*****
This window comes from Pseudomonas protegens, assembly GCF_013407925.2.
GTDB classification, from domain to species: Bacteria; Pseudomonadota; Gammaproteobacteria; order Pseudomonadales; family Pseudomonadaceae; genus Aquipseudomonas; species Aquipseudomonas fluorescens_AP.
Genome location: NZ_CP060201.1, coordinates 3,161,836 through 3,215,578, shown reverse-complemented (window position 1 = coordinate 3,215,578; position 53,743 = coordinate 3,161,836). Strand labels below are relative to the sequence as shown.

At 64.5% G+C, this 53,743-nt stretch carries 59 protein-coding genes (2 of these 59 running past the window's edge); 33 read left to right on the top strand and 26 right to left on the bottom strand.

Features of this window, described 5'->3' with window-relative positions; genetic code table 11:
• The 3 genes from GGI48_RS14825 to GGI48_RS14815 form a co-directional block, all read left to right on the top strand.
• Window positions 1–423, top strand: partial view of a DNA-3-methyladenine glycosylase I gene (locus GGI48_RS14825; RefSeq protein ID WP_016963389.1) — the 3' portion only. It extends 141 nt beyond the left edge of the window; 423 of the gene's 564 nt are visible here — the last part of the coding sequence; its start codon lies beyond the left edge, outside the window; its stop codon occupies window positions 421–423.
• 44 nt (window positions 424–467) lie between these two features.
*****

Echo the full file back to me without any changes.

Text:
This window comes from Pseudomonas protegens, assembly GCF_013407925.2.
GTDB classification, from domain to species: Bacteria; Pseudomonadota; Gammaproteobacteria; order Pseudomonadales; family Pseudomonadaceae; genus Aquipseudomonas; species Aquipseudomonas fluorescens_AP.
Genome location: NZ_CP060201.1, coordinates 3,161,836 through 3,215,578, shown reverse-complemented (window position 1 = coordinate 3,215,578; position 53,743 = coordinate 3,161,836). Strand labels below are relative to the sequence as shown.

At 64.5% G+C, this 53,743-nt stretch carries 59 protein-coding genes (2 of these 59 running past the window's edge); 33 read left to right on the top strand and 26 right to left on the bottom strand.

Features of this window, described 5'->3' with window-relative positions; genetic code table 11:
• The 3 genes from GGI48_RS14825 to GGI48_RS14815 form a co-directional block, all read left to right on the top strand.
• Window positions 1–423, top strand: partial view of a DNA-3-methyladenine glycosylase I gene (locus GGI48_RS14825; RefSeq protein ID WP_016963389.1) — the 3' portion only. It extends 141 nt beyond the left edge of the window; 423 of the gene's 564 nt are visible here — the last part of the coding sequence; its start codon lies beyond the left edge, outside the window; its stop codon occupies window positions 421–423.
• 44 nt (window positions 424–467) lie between these two features.